80.7 F
Charlotte Amalie
Wednesday, May 29, 2024


April 29, 2004 – The mighty outsider walked away with the 2004 V.I. Calypso Monarch crown Thursday night, and the crowd caught up in the chorus of "Mudada go home and leave the people's business alone!" didn't mean it for a minute.
Brother Mudada, a transplanted Trinidadian, won the right to compete for the V.I. calypso monarch title for the first time this year. He won fans in the calypso tents and favor at Saturday's Heineken Calypso Revue. And on Thursday night, he won the judges' nod to succeed Whadablee, who held on to the crown for an unprecedented five straight years.
In addition to "Mudada Go Home" — with its lyrics about rejection as a just-come calypsonian — Mudada also performed "Sweeter and Sweeter," a paean to a mature partner which proved to be another audience pleaser. "As you get older, you're getting sweeter," he sang. "You're getting better, sweeter than sugar…"
His rendition of "Mudada Go Home" in Lionel Roberts Stadium included a guest appearance by Trinidad's 2003 Calypso Queen, Singing Sandra, who came onstage to console him. Then, after joining in on the chorus, she hefted him onto her back and carried him off the stage.
Mudada, whose given name is Allan Fortune, became a naturalized U.S. citizen in the last year, which made him eligible to compete for the V.I. Carnival calypso monarch title. In addition to winning the crown, he also received $5,000.
"Well, I'm so overwhelmed, I don't know what to say," he commented Thursday shortly after midnight as Singing Sandra (Sandra De Vignes) and fellow Trinidadian emigre Chalkdust (Hollis Liverpool) offered their congratulations. "But I can say thanks." he continued. "I really appreciate it."
"We go back for years," Liverpool, a faculty member at the University of the Virgin Islands for several years, said in reference to Mudada. In Trinidad, "one time he came second behind me, in 1976. And then he came to St. Thomas."
Mudada's 1987 Trinidadian song "The Mecca" appears as No. 60 on the "Top 100 Calypsos of the 20th Century" list compiled from an online poll conducted by Kaisoca International, a Toronto-based calypso research organization.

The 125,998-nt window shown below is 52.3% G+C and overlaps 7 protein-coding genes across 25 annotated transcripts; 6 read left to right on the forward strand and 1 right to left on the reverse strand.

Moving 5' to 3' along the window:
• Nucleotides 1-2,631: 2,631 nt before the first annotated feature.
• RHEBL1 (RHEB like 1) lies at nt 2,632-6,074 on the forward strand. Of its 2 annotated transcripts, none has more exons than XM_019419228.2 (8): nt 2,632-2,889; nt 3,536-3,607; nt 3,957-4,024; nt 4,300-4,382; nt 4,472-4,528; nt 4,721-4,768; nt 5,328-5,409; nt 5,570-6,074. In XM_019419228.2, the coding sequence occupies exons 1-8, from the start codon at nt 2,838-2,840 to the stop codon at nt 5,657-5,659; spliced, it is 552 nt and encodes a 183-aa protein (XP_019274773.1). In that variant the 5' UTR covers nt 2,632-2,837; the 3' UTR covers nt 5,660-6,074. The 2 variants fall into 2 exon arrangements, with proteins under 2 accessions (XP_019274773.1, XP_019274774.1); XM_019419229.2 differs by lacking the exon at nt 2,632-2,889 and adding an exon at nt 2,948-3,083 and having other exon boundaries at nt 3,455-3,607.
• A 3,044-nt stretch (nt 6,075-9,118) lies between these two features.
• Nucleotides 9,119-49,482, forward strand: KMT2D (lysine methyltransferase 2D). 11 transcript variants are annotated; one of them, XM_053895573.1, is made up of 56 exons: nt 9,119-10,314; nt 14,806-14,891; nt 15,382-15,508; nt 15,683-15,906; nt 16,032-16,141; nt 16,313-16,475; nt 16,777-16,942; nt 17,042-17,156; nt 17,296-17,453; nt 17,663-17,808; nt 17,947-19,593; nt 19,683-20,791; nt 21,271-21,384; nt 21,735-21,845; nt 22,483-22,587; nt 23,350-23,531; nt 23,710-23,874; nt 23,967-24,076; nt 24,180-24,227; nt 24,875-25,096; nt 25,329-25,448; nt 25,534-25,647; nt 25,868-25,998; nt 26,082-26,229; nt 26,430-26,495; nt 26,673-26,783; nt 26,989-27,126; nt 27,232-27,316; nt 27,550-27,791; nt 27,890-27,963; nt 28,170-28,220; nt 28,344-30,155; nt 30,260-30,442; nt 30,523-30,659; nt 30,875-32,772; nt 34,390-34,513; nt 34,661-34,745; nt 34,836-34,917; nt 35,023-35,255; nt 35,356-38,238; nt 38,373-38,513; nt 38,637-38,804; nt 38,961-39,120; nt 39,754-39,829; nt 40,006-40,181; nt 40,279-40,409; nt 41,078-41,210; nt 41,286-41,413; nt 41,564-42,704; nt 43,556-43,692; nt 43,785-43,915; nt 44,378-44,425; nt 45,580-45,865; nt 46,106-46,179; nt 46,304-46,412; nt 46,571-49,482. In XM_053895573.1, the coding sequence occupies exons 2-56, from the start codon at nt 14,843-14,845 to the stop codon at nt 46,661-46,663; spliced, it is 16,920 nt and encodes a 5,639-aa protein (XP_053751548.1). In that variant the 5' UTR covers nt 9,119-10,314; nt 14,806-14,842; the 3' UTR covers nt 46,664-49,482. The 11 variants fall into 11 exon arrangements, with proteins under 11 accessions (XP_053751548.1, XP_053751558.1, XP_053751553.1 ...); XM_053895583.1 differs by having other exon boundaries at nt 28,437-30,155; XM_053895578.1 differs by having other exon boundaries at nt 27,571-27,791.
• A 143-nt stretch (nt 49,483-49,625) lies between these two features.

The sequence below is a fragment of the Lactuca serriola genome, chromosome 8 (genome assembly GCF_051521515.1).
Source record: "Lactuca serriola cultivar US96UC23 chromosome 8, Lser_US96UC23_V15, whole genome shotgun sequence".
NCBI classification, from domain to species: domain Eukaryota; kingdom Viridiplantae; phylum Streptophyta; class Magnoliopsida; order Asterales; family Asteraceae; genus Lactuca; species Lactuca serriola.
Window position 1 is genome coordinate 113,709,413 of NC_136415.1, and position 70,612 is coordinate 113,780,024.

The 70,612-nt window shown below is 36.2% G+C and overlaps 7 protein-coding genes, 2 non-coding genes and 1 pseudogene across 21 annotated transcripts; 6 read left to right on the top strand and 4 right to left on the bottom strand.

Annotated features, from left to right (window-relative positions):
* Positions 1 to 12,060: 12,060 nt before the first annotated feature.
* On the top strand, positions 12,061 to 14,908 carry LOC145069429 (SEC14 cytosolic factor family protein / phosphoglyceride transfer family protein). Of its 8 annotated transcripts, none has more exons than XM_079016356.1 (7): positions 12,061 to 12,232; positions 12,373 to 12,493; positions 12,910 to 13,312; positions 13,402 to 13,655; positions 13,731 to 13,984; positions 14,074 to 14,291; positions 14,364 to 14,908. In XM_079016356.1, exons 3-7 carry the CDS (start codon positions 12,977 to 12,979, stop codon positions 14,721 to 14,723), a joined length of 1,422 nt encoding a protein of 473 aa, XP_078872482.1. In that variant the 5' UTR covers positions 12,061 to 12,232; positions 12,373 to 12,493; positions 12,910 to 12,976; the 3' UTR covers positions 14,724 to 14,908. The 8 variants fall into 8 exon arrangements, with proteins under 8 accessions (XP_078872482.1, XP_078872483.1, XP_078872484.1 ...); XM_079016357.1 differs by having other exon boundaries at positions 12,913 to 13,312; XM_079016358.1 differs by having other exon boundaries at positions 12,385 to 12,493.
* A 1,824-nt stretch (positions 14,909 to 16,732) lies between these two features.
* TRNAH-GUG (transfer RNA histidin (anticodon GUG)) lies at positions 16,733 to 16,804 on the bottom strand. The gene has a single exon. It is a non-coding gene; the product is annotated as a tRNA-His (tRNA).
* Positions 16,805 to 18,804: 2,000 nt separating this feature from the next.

There was territorywide representation among Thursday night's honorees:
First runner-up was King Generic (Maurice Benjamin of St. Thomas), who wowed the crowd with his song "Bull Ship."
Second runner-up was King Kan-Fu Plentae (Campbell Barnes of St. Croix).
Plentae also collected the Best Social Commentary award.
Super-T (Myrel Tonge of St. John) received the Best Political Satire award.
And Most Improved honors went to Trashrow (Chester Cromwell of St. Thomas).
Whadablee (St. Clair deSilva of St. Thomas) didn't compete this year, instead serving as chair of the V.I. Carnival Committee's calypso division. But he made an appearance Thursday night as a featured performer, singing a new song, perhaps suggestive of things to come: "I'm Taking a Break."

Jean Etsinger also contributed to this report.

Back Talk

Share your reaction to this news with other Source readers. Please include headline, your name, and the city and state/country or island where you reside.

Publisher's note : Like the St. Thomas Source now? Find out how you can love us twice as much — and show your support for the islands' free and independent news voice … click here.

Print Friendly, PDF & Email
Keeping our community informed is our top priority.
If you have a news tip to share, please call or text us at 340-228-8784.

Support local + independent journalism in the U.S. Virgin Islands

Unlike many news organizations, we haven't put up a paywall – we want to keep our journalism as accessible as we can. Our independent journalism costs time, money and hard work to keep you informed, but we do it because we believe that it matters. We know that informed communities are empowered ones. If you appreciate our reporting and want to help make our future more secure, please consider donating.